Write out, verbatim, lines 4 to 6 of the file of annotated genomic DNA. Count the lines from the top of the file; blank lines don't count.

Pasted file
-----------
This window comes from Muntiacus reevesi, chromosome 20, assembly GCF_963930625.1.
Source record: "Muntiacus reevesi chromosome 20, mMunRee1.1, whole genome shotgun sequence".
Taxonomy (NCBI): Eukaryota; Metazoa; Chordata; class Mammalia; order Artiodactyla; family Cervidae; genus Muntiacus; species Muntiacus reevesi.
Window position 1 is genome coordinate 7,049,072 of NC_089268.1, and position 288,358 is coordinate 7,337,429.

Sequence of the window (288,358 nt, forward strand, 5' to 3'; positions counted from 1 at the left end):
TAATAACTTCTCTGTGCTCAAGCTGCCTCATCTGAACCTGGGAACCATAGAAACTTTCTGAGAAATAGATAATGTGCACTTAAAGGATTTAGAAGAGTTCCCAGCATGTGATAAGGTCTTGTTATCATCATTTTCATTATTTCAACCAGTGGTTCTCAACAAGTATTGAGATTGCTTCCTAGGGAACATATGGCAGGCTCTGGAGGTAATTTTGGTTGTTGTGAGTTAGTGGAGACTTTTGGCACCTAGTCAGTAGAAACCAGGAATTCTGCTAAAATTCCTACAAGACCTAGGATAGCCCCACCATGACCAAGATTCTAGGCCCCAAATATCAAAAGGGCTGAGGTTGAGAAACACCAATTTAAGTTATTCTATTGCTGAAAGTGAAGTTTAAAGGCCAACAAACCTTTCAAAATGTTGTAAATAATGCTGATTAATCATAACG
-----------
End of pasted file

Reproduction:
Window position 1 is genome coordinate 7,049,072 of NC_089268.1, and position 288,358 is coordinate 7,337,429.

Sequence of the window (288,358 nt, forward strand, 5' to 3'; positions counted from 1 at the left end):
TAATAACTTCTCTGTGCTCAAGCTGCCTCATCTGAACCTGGGAACCATAGAAACTTTCTGAGAAATAGATAATGTGCACTTAAAGGATTTAGAAGAGTTCCCAGCATGTGATAAGGTCTTGTTATCATCATTTTCATTATTTCAACCAGTGGTTCTCAACAAGTATTGAGATTGCTTCCTAGGGAACATATGGCAGGCTCTGGAGGTAATTTTGGTTGTTGTGAGTTAGTGGAGACTTTTGGCACCTAGTCAGTAGAAACCAGGAATTCTGCTAAAATTCCTACAAGACCTAGGATAGCCCCACCATGACCAAGATTCTAGGCCCCAAATATCAAAAGGGCTGAGGTTGAGAAACACCAATTTAAGTTATTCTATTGCTGAAAGTGAAGTTTAAAGGCCAACAAACCTTTCAAAATGTTGTAAATAATGCTGATTAATCATAACG